Regardless of the occasion that multiplied the pedestrians thronging the Walk of Fame— the Academy Awards or American Idol hosted at the Kodak Theater, a film premiere with Tom Cruise & Katie Holmes or with Christian Bale or James Franco, or Christopher Walken imprinting his hands and feet into wet cement in front of Grauman’s Chinese Theater— we often took our coffee at the Coffee Bean near El Capitan Theatre and just across from Grauman’s. If no helicopters buzzed overhead and no sirens wailed on the streets, we’d sit outside. Otherwise, we’d go within. Drinking hot coffee despite its copious caffeine can be soothing after mixing with the masses.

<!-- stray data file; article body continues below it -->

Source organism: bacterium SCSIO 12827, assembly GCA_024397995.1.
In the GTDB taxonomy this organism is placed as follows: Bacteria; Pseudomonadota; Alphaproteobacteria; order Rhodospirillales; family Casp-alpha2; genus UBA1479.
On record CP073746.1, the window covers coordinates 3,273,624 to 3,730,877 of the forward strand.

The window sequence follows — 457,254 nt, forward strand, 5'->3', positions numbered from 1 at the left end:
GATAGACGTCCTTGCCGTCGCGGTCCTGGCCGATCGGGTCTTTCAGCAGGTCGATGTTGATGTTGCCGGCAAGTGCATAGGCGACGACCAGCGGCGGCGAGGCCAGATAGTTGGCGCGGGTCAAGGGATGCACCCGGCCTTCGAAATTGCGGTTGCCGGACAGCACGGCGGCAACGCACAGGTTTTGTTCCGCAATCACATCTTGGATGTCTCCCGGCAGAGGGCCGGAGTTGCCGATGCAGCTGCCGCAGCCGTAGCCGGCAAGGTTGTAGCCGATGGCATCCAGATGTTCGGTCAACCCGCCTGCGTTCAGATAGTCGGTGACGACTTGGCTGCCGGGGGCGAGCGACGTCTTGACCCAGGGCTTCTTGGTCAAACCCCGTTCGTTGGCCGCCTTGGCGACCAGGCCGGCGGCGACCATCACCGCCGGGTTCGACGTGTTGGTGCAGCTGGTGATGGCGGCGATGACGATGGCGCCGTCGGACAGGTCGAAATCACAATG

In our daily accessibility, we took the Walk of Fame for granted, as well as the memorials that occasionally appeared on them. In 2004, we barely paused by the memorial flowers and lit candles adorning the terrazzo star for actor Christopher Reeve after his death on October 10 of that year. Many more celebrities have since died. Among them was dancer-actor Patrick Swayze. Though the remembrance flowers placed near his star upon his death on September 14, 2009 are gone, fans’ flowers and artifacts remain. But one day soon, the star will be cleared— just as Farrah Fawcett’s and Michael Jackson’s stars were cleared of fans’ mementos and the floral memorials bestowed by the Hollywood Historic Trust on the morning after the two celebrities’ deaths on June 25, 2009.